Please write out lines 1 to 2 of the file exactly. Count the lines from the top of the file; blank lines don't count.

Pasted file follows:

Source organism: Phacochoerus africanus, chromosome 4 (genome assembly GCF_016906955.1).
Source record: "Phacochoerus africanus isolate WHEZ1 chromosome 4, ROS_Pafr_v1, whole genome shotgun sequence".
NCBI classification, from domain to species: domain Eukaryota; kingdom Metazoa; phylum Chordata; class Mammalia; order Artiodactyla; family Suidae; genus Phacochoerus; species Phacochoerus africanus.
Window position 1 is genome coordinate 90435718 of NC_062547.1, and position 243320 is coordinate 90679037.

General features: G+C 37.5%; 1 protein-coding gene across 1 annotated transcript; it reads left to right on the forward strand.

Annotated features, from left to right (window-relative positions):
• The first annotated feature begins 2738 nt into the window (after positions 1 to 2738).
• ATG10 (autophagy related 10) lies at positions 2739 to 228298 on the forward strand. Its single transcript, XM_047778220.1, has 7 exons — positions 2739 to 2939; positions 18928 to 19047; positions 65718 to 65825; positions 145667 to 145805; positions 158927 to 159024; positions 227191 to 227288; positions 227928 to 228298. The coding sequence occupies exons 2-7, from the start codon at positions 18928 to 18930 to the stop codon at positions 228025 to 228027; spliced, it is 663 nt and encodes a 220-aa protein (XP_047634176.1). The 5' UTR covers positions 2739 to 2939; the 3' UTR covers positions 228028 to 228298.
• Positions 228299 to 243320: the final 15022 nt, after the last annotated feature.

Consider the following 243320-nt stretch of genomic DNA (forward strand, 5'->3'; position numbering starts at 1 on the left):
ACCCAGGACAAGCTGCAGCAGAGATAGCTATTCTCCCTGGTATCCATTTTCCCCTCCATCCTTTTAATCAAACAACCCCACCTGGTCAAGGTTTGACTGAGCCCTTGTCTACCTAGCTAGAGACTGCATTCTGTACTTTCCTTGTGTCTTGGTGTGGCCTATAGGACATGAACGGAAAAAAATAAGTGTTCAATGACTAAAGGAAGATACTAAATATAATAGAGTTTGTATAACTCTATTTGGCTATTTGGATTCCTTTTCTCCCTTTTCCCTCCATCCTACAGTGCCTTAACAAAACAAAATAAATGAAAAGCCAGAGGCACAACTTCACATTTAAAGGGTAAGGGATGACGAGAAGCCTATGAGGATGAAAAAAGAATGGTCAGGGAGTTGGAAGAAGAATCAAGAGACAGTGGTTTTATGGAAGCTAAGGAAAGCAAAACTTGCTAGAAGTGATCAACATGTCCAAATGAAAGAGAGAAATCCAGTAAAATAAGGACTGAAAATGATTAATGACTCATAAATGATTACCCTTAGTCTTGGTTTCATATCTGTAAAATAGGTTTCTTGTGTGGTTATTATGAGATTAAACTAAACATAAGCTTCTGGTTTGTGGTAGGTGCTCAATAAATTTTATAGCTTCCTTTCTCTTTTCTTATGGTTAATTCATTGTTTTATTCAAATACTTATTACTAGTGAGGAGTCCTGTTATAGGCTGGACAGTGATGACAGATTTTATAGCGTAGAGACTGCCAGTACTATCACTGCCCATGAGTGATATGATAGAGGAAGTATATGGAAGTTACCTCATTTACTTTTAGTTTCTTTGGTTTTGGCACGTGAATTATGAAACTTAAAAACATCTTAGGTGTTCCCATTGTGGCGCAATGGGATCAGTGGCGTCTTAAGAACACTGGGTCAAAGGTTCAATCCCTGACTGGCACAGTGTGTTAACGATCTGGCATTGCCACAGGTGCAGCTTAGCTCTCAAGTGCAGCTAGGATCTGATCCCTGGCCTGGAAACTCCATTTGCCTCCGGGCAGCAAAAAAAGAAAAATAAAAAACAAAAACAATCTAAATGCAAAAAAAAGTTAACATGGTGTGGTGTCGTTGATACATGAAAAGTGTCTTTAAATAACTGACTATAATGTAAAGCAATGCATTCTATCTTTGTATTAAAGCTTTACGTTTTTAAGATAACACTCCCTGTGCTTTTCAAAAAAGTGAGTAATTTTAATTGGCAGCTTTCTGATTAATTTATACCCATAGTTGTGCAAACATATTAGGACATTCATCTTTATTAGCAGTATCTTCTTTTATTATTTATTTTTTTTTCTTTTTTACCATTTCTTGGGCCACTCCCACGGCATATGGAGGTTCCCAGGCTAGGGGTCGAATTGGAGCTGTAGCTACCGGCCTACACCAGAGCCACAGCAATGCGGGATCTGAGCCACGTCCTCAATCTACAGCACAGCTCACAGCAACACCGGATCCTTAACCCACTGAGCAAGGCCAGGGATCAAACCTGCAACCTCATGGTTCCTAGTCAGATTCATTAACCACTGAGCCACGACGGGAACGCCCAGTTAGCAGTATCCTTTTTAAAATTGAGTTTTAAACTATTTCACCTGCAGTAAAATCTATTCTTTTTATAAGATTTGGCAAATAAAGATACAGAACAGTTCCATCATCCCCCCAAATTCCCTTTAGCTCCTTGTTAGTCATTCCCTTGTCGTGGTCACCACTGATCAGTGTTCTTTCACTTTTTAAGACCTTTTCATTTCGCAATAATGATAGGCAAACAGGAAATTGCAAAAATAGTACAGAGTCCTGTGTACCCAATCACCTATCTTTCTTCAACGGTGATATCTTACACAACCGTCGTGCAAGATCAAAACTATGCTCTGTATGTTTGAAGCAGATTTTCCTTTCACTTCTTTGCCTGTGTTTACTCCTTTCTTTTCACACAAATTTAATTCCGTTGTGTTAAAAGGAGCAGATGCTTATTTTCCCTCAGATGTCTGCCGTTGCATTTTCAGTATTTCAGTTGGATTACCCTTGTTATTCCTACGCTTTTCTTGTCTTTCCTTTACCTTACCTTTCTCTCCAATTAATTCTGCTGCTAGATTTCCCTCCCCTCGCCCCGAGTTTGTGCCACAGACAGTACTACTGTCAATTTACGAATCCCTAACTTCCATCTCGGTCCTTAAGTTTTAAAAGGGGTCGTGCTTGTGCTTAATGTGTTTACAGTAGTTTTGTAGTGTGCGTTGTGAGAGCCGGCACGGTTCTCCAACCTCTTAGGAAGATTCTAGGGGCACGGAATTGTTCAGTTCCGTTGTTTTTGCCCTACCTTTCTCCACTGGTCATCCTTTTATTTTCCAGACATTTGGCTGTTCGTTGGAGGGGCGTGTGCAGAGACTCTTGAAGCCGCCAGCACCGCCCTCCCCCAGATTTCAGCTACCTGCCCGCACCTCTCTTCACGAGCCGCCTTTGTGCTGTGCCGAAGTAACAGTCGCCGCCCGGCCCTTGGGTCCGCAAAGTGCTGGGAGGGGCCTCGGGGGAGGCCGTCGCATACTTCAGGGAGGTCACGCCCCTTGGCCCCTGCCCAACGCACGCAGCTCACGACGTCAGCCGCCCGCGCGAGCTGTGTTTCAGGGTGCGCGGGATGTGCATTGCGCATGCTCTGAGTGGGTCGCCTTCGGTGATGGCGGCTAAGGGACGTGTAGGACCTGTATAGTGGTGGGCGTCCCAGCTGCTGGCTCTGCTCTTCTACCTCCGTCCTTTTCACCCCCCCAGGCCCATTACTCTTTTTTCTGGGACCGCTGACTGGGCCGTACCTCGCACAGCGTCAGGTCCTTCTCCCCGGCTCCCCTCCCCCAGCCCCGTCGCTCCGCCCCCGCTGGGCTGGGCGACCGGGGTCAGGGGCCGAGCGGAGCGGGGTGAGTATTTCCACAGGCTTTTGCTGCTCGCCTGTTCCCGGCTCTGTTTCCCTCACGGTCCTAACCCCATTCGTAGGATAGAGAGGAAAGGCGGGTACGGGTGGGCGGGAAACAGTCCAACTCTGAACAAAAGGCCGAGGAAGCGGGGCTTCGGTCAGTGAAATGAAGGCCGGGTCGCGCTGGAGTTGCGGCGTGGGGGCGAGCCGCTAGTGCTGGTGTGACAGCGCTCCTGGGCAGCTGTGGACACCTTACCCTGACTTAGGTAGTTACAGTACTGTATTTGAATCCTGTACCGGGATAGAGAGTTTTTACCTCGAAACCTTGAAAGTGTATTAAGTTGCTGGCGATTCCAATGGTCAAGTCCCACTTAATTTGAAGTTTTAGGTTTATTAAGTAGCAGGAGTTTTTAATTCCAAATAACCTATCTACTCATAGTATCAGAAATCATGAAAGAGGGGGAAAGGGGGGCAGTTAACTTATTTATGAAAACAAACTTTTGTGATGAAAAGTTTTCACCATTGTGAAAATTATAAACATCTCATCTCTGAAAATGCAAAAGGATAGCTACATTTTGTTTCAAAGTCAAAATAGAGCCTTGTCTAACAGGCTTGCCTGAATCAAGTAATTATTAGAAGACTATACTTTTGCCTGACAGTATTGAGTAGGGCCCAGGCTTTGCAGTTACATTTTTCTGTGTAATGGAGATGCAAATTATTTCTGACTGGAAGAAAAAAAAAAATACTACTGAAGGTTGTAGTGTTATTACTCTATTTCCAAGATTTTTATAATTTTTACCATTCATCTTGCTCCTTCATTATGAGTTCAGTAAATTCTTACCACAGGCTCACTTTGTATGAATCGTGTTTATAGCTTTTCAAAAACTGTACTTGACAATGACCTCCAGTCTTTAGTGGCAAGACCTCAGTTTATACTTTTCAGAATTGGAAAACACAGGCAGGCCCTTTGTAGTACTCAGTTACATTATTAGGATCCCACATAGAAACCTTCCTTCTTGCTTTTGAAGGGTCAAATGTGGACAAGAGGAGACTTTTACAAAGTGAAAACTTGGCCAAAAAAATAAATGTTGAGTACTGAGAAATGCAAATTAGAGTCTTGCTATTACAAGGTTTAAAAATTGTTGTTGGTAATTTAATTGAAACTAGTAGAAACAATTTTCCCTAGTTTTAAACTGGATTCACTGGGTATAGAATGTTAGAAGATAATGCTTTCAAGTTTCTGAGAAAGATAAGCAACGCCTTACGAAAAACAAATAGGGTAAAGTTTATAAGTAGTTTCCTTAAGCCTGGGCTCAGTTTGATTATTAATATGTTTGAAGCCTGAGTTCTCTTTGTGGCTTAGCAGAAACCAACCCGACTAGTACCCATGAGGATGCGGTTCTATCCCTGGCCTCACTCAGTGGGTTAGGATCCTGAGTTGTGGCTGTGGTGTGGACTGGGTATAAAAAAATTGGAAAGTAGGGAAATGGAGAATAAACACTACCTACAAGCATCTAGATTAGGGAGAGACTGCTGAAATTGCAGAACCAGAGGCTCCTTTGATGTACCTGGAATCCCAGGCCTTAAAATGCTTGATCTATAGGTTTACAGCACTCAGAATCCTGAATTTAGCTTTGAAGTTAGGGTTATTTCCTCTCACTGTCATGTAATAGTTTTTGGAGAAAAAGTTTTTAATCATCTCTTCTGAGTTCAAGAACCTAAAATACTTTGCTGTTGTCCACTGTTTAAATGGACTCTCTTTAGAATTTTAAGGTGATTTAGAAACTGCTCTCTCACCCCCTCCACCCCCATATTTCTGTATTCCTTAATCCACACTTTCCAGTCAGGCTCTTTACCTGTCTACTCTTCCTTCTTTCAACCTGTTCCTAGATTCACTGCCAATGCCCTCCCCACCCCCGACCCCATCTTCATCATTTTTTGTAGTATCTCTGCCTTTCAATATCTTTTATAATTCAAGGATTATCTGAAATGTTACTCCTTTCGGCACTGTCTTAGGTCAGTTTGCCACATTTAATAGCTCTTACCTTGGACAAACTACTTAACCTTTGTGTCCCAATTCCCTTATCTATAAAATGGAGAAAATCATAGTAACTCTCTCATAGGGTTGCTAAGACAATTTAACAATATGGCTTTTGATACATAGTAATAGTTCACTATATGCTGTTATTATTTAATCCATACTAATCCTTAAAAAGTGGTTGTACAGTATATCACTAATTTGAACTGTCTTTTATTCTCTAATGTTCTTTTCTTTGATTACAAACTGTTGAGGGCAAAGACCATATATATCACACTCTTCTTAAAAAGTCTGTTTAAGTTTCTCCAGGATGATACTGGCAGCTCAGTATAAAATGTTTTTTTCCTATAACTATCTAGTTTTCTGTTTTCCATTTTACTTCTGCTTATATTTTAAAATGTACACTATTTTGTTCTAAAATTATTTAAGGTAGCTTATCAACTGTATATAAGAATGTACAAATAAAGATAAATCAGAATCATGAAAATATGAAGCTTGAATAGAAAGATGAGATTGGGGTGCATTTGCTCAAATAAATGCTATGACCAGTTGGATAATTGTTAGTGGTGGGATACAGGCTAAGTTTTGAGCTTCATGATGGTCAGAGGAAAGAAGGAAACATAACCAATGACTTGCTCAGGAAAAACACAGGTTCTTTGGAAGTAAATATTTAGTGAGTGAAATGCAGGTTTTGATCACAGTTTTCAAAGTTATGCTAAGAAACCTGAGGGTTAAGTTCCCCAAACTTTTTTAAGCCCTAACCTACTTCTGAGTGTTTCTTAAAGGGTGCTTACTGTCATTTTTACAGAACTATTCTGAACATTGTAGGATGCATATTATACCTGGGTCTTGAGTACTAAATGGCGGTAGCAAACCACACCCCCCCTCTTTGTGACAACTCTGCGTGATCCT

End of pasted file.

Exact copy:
Source organism: Phacochoerus africanus, chromosome 4 (genome assembly GCF_016906955.1).
Source record: "Phacochoerus africanus isolate WHEZ1 chromosome 4, ROS_Pafr_v1, whole genome shotgun sequence".